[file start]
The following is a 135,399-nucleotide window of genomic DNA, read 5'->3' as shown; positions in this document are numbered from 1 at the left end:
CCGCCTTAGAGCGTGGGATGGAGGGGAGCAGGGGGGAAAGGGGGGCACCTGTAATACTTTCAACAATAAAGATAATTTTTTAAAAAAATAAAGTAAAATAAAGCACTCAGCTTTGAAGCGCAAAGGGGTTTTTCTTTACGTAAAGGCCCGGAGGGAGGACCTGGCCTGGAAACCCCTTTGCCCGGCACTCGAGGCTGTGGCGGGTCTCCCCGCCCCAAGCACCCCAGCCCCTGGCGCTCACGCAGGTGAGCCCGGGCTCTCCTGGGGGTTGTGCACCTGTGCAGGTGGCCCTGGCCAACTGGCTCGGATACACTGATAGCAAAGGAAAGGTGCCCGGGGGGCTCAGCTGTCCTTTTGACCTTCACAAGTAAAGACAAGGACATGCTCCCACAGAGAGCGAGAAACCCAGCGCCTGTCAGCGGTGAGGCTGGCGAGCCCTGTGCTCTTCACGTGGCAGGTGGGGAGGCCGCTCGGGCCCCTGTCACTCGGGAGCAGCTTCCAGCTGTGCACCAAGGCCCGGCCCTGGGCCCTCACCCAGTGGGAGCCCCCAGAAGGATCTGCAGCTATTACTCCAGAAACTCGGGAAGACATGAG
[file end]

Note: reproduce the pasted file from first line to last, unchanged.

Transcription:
The following is a 135,399-nucleotide window of genomic DNA, read 5'->3' as shown; positions in this document are numbered from 1 at the left end:
CCGCCTTAGAGCGTGGGATGGAGGGGAGCAGGGGGGAAAGGGGGGCACCTGTAATACTTTCAACAATAAAGATAATTTTTTAAAAAAATAAAGTAAAATAAAGCACTCAGCTTTGAAGCGCAAAGGGGTTTTTCTTTACGTAAAGGCCCGGAGGGAGGACCTGGCCTGGAAACCCCTTTGCCCGGCACTCGAGGCTGTGGCGGGTCTCCCCGCCCCAAGCACCCCAGCCCCTGGCGCTCACGCAGGTGAGCCCGGGCTCTCCTGGGGGTTGTGCACCTGTGCAGGTGGCCCTGGCCAACTGGCTCGGATACACTGATAGCAAAGGAAAGGTGCCCGGGGGGCTCAGCTGTCCTTTTGACCTTCACAAGTAAAGACAAGGACATGCTCCCACAGAGAGCGAGAAACCCAGCGCCTGTCAGCGGTGAGGCTGGCGAGCCCTGTGCTCTTCACGTGGCAGGTGGGGAGGCCGCTCGGGCCCCTGTCACTCGGGAGCAGCTTCCAGCTGTGCACCAAGGCCCGGCCCTGGGCCCTCACCCAGTGGGAGCCCCCAGAAGGATCTGCAGCTATTACTCCAGAAACTCGGGAAGACATGAG